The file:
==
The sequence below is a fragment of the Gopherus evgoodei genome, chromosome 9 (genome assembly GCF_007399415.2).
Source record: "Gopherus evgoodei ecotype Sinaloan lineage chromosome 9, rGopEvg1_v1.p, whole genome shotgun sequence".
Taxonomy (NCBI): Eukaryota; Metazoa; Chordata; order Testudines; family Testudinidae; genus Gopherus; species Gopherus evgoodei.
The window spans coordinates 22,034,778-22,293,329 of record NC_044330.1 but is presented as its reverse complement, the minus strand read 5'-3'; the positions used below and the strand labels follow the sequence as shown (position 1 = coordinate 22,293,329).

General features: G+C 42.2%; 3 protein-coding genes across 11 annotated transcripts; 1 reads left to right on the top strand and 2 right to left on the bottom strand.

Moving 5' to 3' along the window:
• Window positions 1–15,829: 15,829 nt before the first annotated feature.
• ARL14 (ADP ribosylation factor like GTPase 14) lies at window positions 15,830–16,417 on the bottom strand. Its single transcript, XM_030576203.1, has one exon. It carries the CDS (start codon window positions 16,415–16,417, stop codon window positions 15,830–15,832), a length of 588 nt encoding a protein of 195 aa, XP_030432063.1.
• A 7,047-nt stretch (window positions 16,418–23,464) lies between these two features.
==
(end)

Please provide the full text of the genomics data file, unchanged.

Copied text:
The sequence below is a fragment of the Gopherus evgoodei genome, chromosome 9 (genome assembly GCF_007399415.2).
Source record: "Gopherus evgoodei ecotype Sinaloan lineage chromosome 9, rGopEvg1_v1.p, whole genome shotgun sequence".
Taxonomy (NCBI): Eukaryota; Metazoa; Chordata; order Testudines; family Testudinidae; genus Gopherus; species Gopherus evgoodei.
The window spans coordinates 22,034,778-22,293,329 of record NC_044330.1 but is presented as its reverse complement, the minus strand read 5'-3'; the positions used below and the strand labels follow the sequence as shown (position 1 = coordinate 22,293,329).

General features: G+C 42.2%; 3 protein-coding genes across 11 annotated transcripts; 1 reads left to right on the top strand and 2 right to left on the bottom strand.

Moving 5' to 3' along the window:
• Window positions 1–15,829: 15,829 nt before the first annotated feature.
• ARL14 (ADP ribosylation factor like GTPase 14) lies at window positions 15,830–16,417 on the bottom strand. Its single transcript, XM_030576203.1, has one exon. It carries the CDS (start codon window positions 16,415–16,417, stop codon window positions 15,830–15,832), a length of 588 nt encoding a protein of 195 aa, XP_030432063.1.
• A 7,047-nt stretch (window positions 16,418–23,464) lies between these two features.